1 This is what the Lord God showed me—a basket of summer fruit. 2 He said, “Amos, what do you see?” And I said, “A basket of summer fruit.” Then the Lord said to me, “The end has come upon my people Israel; I will never again pass them by. 3 The songs of the temple shall become wailings in that day,” says the Lord God; “the dead bodies shall be many, cast out in every place. Be silent!” 4 Hear this, you that trample on the needy, and bring to ruin the poor of the land, 5 saying, “When will the new moon be over so that we may sell grain; and the sabbath, so that we may offer wheat for sale? We will make the ephah small and the shekel great, and practice deceit with false balances, 6 buying the poor for silver and the needy for a pair of sandals, and selling the sweepings of the wheat.” 7 The Lord has sworn by the pride of Jacob: Surely I will never forget any of their deeds. 8 Shall not the land tremble on this account, and everyone mourn who lives in it, and all of it rise like the Nile, and be tossed about and sink again, like the Nile of Egypt? 9 On that day, says the Lord God, I will make the sun go down at noon, and darken the earth in broad daylight. 10 I will turn your feasts into mourning, and all your songs into lamentation; I will bring sackcloth on all loins, and baldness on every head; I will make it like the mourning for an only son, and the end of it like a bitter day. 11 The time is surely coming, says the Lord God, when I will send a famine on the land; not a famine of bread, or a thirst for water, but of hearing the words of the Lord. 12 They shall wander from sea to sea, and from north to east; they shall run to and fro, seeking the word of the Lord, but they shall not find it.Amos 8:1–12 (NRSV)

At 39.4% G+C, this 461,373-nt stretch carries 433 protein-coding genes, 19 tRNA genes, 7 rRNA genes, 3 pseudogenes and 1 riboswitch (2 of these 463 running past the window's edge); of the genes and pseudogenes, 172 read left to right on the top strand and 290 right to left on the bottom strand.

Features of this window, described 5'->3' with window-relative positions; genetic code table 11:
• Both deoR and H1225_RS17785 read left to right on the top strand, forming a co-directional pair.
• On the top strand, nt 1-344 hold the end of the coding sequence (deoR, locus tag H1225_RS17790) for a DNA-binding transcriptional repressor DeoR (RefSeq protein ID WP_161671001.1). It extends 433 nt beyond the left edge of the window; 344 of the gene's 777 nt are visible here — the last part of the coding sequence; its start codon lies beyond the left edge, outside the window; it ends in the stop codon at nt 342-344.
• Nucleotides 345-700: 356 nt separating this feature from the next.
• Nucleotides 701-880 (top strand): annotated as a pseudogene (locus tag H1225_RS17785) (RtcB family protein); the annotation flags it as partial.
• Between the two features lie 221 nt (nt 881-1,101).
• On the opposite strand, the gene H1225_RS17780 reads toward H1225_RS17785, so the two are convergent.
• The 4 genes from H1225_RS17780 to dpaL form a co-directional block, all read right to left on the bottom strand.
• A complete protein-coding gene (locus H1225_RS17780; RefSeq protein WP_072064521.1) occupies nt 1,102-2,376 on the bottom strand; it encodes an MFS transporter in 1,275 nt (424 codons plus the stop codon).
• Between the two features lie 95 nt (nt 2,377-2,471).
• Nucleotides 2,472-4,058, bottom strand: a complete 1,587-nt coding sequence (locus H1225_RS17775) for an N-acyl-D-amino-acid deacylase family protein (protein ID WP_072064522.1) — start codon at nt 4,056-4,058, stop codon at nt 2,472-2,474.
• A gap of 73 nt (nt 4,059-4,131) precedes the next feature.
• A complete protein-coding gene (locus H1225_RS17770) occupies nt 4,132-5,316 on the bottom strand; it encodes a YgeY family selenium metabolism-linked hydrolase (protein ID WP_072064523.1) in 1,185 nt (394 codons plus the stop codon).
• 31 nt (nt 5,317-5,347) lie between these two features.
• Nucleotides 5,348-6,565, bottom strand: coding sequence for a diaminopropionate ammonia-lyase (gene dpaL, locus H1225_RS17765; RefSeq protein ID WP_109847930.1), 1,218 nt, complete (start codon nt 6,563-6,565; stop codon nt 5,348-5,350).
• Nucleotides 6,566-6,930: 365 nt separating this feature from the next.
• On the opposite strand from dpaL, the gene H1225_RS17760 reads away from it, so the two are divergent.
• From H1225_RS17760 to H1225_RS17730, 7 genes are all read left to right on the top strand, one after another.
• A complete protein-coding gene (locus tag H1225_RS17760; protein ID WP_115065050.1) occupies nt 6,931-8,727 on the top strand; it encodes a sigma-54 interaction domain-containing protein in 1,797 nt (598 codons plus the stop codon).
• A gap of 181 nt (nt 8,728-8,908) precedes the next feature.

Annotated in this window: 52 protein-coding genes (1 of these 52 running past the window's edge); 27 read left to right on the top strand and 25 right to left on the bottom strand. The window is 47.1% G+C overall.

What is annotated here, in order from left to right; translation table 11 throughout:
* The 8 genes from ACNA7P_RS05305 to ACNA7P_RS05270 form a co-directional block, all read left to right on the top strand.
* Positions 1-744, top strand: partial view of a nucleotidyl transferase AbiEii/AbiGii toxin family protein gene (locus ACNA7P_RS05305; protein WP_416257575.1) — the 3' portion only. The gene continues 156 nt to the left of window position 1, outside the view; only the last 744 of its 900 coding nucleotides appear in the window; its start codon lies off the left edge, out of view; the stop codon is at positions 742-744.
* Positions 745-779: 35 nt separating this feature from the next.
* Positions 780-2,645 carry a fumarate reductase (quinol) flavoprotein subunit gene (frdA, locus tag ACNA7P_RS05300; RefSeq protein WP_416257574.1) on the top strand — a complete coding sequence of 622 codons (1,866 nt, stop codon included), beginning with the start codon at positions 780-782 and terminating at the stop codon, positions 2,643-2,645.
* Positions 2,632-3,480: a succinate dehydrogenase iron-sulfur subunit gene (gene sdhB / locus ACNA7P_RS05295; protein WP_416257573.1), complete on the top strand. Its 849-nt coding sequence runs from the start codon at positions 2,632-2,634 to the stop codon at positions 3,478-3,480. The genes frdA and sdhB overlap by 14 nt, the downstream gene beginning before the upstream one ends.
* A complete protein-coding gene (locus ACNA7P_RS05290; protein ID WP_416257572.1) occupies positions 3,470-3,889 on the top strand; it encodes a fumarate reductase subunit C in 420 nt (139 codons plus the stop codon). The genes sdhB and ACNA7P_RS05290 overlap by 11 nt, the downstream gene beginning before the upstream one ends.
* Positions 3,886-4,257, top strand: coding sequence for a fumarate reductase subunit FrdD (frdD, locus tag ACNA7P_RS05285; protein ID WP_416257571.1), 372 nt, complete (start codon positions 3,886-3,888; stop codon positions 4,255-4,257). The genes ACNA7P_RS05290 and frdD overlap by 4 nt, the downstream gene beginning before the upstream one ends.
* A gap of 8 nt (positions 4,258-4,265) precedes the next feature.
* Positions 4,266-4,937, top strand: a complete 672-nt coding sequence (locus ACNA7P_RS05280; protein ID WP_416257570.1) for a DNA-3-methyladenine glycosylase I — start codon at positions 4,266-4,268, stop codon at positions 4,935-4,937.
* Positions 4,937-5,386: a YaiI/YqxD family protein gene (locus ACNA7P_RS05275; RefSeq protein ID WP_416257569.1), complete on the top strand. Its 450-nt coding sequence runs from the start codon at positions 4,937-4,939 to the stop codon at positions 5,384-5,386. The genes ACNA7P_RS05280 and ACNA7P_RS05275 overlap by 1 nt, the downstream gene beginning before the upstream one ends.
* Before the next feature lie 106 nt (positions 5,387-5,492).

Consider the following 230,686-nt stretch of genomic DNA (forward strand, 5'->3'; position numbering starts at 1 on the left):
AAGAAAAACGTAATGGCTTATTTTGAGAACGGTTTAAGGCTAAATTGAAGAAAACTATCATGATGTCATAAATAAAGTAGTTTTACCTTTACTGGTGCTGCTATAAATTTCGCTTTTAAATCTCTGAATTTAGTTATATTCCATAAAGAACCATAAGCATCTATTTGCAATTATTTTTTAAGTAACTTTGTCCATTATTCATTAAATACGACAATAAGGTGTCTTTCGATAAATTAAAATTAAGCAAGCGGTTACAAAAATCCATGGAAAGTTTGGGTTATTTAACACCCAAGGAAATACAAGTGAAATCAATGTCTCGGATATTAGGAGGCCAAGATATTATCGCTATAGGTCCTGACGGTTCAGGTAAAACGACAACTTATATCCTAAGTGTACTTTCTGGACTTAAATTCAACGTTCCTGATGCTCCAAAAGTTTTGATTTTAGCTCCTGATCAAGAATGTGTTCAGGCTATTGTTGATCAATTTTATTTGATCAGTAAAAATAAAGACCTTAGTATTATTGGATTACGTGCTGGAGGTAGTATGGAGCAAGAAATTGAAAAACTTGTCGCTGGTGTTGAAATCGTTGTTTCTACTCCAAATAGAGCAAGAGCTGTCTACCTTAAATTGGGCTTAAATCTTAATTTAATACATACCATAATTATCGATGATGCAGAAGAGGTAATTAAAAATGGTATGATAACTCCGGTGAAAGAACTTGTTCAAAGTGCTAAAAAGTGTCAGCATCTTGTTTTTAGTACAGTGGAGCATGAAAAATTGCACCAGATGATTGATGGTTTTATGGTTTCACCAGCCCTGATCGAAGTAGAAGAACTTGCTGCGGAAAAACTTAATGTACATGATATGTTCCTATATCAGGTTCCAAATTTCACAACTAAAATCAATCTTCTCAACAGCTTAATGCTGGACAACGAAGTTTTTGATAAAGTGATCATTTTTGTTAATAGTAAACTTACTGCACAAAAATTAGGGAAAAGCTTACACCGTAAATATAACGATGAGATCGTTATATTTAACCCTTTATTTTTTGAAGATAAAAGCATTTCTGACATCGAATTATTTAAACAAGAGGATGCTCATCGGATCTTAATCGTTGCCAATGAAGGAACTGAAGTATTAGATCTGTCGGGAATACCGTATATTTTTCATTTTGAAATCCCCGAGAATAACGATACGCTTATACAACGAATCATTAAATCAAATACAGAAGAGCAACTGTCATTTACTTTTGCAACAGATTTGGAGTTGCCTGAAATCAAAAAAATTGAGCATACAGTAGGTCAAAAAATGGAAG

Though conventionally prophet Amos is considered a ‘minor’ prophet because of the length of his prophecy in the Hebrew Bible, for me, he is one of the most outspoken, poetic and creative prophets who spoke for justice, exposing the unjust exploitation of the poor by the greedy rich people in his context. The text this week is the fourth vision Amos had in the series of five visions, which is about a basket of summer fruit. Caralie Cook observes that there is a poetical wordplay in Hebrew in Amos 8:1-2, for the word for ‘summer fruit’ is qayits and the word for ‘end’ is qets. Through this wordplay, Amos sees the basket of fruit symbolizing the end for Israel.
However, I propose that there is more to the ‘fruit’ image than a mere word play, for a basket of summer fruit is itself a potent symbol with political-theological connotations. This text about the vision of ‘a basket of summer fruit’ (NRSV), ‘a basket of ripe fruit’ (NIV) or ‘a bowl of fresh ripe fruit’ (The Message) is a vision of contestation for the cause of justice. In the image of a basket of summer fruit, I recognise a decolonial public imagery, for Amos clearly sees and names the injustices of his times. He prophesies about a coming famine of hearing God’s word. The vision of a basket of summer fruit signals that God will hold the rich accountable for their deeds (“surely, I will not forget any of their deeds,” verse 7), which include “buying the poor for silver and the needy for a pair of sandals” (verse 6) and promises that God’s justice will be delivered as an end result.